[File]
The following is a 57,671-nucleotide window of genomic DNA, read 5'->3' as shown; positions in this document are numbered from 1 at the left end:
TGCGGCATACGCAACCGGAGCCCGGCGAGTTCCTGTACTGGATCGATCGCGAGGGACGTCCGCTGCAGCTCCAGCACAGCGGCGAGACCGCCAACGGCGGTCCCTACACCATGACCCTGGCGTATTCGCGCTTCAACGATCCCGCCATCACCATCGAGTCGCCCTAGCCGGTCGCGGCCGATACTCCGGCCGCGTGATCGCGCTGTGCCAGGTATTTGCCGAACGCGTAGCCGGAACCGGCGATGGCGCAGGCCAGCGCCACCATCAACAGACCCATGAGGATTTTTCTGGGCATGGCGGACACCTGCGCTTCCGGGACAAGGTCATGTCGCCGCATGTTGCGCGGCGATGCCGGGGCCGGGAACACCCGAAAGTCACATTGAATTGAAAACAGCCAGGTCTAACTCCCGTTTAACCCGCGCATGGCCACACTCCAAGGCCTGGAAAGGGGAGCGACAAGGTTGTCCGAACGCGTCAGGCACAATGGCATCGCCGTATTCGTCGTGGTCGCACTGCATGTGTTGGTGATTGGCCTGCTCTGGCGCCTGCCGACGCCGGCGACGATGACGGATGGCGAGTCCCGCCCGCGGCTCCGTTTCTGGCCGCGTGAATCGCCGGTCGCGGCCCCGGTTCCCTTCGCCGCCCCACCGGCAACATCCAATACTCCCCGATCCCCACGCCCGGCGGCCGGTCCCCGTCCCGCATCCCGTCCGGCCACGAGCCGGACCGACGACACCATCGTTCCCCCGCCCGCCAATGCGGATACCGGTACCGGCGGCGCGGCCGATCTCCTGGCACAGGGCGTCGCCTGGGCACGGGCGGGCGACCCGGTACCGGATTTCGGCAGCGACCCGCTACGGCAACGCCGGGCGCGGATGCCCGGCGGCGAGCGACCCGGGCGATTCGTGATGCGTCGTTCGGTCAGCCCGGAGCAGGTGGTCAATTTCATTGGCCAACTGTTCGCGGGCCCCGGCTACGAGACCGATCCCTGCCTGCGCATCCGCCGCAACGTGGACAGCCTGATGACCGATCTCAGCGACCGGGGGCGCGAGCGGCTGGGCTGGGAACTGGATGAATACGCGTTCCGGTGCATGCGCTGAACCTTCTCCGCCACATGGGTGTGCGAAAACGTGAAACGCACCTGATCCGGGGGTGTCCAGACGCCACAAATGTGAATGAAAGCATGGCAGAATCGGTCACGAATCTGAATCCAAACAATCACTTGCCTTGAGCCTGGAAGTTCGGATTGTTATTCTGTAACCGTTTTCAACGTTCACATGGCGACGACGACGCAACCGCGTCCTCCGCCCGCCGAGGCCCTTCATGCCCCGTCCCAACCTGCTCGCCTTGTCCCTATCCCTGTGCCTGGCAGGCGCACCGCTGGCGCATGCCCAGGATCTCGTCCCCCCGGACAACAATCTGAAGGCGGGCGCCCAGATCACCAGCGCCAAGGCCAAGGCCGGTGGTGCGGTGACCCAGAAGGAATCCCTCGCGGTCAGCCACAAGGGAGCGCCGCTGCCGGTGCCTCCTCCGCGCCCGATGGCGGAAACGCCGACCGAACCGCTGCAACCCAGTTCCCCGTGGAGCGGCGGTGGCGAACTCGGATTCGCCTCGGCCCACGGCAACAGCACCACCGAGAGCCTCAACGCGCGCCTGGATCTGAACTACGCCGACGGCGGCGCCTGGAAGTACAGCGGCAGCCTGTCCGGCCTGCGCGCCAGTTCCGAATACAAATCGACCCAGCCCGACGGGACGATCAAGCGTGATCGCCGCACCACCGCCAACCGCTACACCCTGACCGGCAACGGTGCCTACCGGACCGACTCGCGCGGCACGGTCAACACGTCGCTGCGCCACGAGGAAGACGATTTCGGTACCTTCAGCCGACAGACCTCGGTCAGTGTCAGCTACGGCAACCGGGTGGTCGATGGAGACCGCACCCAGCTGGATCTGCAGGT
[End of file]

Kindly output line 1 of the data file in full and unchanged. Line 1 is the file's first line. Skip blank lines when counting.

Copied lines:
The following is a 57,671-nucleotide window of genomic DNA, read 5'->3' as shown; positions in this document are numbered from 1 at the left end: